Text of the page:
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We all know that sleep’s important and we should be getting seven to eight hours a night. But how often does life get in the way and those hours slip because of getting up for small children, waiting up for big children, being bogged down in work, or trying to fit in something resembling a social life?

When I’m busy with work, which is pretty much most of the time, I tend to go to bed later and often wake during the night with thoughts pinging around my head. I know I should be getting more sleep but as long as I’m feeling fine I can carry on like that, can’t I?

Hmm, not so much. Eventually my mind tells me I really need to put down the laptop and notebook and get to bed. It’s taken me a while to recognise the signs but they’re definitely there. Does this sound familiar?
:: everything seems to be a bit more difficult than before
:: you feel more fed up, nothing’s going to plan and there’s too much to do
:: the world seems a darker place, the news is particularly depressing
:: quite frankly, it all feels a bit too much!

I’ve learned, eventually, that when I start to feel the above it’s time I had some early nights. Actually, life hasn’t suddenly become extra hard, the news isn’t any more negative than a few days ago and my to do list is as long as it’s always been. But my ability to deal with it has been reduced because my mental reserves are depleted and my energy tank is running on empty.

If I go to bed early and read a book (NOT having a last minute pootle around social media on my phone) I’ll nod off earlier than usual and get a better quality, as well as a longer, night’s sleep. A couple of nights like that and, miraculously, I feel much better able to deal with the long to do list, I gain some perspective on life’s difficulties and feel decidedly less frowny! The magic of sleep, eh? Of course, what I need to learn is to snap out of this cycle and make sleep more of a priority. I’m working on it.

How do you know when life’s getting on top of you? And what do you do to get back in your groove? Perhaps sleep isn’t the issue and for you it’s taking time out on your own? I’d love to hear how you deal with life running you rather than you running your life so please share in the comments below![/cs_text][/cs_column][/cs_row][/cs_section][/cs_content]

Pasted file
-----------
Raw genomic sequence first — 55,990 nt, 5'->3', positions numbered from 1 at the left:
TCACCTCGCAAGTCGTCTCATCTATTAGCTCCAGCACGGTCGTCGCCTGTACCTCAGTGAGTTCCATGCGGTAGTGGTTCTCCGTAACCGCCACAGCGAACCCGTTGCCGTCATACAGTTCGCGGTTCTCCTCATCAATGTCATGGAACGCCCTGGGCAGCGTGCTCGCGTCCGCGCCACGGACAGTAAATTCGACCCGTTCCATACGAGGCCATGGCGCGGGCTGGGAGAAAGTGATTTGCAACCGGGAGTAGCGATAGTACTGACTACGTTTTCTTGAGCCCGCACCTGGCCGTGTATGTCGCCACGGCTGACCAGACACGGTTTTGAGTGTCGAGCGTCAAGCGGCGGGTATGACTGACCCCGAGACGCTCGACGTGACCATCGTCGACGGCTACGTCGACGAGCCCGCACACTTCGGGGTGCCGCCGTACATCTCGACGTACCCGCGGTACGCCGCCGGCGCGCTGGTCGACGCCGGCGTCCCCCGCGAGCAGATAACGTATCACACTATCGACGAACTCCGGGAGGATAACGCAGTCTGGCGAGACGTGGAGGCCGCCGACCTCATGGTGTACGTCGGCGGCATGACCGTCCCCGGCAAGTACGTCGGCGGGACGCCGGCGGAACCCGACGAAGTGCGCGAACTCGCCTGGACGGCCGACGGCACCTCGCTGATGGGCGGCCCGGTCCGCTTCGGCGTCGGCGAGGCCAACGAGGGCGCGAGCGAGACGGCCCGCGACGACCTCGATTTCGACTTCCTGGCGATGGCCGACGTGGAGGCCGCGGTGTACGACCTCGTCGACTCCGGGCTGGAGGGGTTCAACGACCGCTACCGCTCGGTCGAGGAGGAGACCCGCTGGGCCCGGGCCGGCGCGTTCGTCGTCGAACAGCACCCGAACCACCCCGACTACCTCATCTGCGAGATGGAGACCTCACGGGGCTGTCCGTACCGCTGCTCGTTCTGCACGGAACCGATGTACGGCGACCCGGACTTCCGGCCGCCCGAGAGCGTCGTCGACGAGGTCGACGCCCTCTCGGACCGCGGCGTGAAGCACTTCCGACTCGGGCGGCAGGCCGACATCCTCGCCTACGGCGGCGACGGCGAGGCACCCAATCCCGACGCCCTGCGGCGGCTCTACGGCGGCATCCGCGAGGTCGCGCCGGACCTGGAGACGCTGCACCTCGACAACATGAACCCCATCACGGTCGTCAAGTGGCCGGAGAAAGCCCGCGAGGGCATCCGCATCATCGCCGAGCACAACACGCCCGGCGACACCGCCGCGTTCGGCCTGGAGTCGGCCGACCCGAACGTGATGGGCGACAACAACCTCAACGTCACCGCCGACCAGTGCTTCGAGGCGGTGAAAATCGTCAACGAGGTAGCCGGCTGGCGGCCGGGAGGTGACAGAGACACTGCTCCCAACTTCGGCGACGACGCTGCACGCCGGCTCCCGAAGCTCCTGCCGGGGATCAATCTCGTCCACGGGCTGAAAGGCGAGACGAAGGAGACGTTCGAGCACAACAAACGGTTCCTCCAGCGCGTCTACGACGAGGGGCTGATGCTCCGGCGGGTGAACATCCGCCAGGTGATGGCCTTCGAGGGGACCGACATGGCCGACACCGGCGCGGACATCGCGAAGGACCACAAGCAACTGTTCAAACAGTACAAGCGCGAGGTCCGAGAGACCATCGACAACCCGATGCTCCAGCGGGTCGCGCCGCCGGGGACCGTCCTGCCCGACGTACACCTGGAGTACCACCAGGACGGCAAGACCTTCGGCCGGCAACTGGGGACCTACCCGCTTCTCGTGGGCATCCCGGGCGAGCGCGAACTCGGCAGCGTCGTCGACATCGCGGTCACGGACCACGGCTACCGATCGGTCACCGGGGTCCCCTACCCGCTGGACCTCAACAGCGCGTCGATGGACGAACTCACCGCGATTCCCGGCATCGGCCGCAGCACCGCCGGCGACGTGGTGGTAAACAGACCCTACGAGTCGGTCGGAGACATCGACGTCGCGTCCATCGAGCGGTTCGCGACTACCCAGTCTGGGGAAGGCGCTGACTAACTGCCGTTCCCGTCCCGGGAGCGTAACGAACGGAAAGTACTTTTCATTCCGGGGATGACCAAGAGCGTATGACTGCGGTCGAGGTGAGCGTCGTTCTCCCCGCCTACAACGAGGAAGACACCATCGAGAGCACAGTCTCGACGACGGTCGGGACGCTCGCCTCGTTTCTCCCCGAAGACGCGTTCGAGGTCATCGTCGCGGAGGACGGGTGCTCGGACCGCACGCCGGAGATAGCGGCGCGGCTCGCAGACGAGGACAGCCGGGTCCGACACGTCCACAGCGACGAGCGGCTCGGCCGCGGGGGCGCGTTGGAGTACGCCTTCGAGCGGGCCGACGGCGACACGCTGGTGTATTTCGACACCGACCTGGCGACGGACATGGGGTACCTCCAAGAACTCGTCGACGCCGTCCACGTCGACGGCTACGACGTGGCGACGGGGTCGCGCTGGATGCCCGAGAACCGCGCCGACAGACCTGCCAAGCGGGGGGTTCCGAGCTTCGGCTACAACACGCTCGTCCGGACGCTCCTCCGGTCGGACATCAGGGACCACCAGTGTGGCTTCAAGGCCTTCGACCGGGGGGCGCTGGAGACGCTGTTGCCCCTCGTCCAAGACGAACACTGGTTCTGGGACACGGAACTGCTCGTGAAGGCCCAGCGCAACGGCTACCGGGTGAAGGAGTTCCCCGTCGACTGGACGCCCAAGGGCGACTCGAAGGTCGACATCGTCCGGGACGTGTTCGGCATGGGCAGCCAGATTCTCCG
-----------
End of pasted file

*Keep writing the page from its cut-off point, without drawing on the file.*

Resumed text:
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  1. I need more sleep than almost anyone I know… at least 8 hours, and usually more like 9. One of the things I’ve (reluctantly) learnt is that the wind-down is just as important as packing the hours in. I need to be in bed, or at least cosy with no screens for a good half hour before I turn the lights out. That means I can’t squeeze in another episode of The West Wing, or another go around Facebook or Pinterest. I’m more likely to read a book, have a bath, or write in my journal.
    I also stopped drinking after 9pm so I wouldn’t be up in the early hours to go to the bathroom 😉

    • That’s such a good point about winding down before turning out the lights, Jenny. I’m getting much better at reading in bed, usually because it’s the only time I actually read!

  2. I need loads of sleep, I like to make sure I am in bed for nearly 9/10 hours! I am not the best sleeper so this means I allow myself to have at least 7/8 decent hours sleep.

    There is a misconception that you can ‘catch up’ on the sleep and you can’t, it needs to be constant in order to get the benefits from sleep so as boring as it is going to sleep early, it is needed, especially if you want to have a great day at work the next day.

    My top tip would be to use your bed only for sleep, no watching TV! I find if you watch TV in bed before you sleep you add an energy to the room which is not suitable to sleep.

    • Great advice, Danielle, thank you! I’ve heard that you can catch up or store sleep too. On Radio 2 Chris Evans mentioned that although he gets up at a super early for his breakfast show during the week, at weekends he sets his alarm only one hour later because more than that and his body clock gets confused. I’m trying out that theory…

  3. I feel like you’ve hit the nail on the head with this post and I’ve been thinking about this myself lately. Maybe there’s some kind of guilt linked to not using every hour of the day, like how can you be sleeping when there’s X,Y and Z to do?! But you’re right, I think sleeping and slowing down in general has more benefits than we realise.

    • Glad the post resonated with you, Alyssa! I think you’re right, there’s definitely that feeling of always needing to do stuff but also a feeling of wanting to be awake and not doing stuff before bed, like talking with your partner or watching something on TV. We can’t fit in everything every day so I guess a bit more figuring out is needed 🙂

  4. Oh yes I definitely recognise those signs! Sleep or time to yourself is important but it’s easy enough to forget that. Especially since I have a demanding full time day job and find it difficult to “play” with my creative side. (My job Payroll Officer doesn’t allow me to indulge that!).

    What I find helpful is no caffeine after 6pm, staying clear of electronic devices for at least half an hour before bed, some soft light and a book with quiet music and it doesn’t take me too long 🙂

    • Thanks for your comment, Hannah! Yep, I have no caffeine after lunch and I’m working on leaving the laptop and iPhone alone for a little while before bed. Hope you can find some more time to creative fun, when you’re not payrolling 🙂

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